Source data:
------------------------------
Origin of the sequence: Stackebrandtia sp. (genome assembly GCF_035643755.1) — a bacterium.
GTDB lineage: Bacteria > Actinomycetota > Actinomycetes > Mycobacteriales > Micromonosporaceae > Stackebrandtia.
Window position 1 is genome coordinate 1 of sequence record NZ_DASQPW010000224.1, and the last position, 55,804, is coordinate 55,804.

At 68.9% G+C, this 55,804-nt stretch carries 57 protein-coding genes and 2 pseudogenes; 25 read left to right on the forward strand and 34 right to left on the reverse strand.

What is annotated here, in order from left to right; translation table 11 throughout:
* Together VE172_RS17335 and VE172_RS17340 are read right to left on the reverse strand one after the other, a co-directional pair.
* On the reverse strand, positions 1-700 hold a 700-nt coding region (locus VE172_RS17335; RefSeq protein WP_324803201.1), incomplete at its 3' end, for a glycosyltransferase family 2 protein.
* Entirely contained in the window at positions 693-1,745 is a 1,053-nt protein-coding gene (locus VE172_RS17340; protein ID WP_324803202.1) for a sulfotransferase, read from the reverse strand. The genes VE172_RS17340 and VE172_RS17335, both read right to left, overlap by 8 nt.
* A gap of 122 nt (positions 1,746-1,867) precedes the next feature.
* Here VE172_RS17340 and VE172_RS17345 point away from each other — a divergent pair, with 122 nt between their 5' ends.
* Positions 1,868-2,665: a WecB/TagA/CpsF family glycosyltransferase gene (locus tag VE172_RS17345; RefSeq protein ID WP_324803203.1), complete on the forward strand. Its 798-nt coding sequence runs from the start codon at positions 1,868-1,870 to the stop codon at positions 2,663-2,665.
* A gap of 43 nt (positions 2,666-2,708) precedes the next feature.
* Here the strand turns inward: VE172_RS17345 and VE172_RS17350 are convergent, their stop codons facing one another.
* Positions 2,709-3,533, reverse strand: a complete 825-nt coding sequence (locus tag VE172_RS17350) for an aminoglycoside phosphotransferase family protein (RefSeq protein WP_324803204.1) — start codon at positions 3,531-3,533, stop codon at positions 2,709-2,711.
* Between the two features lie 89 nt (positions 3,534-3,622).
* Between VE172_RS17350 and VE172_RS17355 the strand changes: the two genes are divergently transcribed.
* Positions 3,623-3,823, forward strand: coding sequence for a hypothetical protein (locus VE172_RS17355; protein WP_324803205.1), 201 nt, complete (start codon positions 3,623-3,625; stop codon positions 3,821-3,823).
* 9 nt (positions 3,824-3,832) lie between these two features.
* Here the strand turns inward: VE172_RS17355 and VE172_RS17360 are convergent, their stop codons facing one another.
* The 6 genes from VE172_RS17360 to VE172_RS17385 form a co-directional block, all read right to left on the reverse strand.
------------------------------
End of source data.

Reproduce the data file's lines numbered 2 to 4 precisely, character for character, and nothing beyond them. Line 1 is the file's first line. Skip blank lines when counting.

GTDB lineage: Bacteria > Actinomycetota > Actinomycetes > Mycobacteriales > Micromonosporaceae > Stackebrandtia.
Window position 1 is genome coordinate 1 of sequence record NZ_DASQPW010000224.1, and the last position, 55,804, is coordinate 55,804.

At 68.9% G+C, this 55,804-nt stretch carries 57 protein-coding genes and 2 pseudogenes; 25 read left to right on the forward strand and 34 right to left on the reverse strand.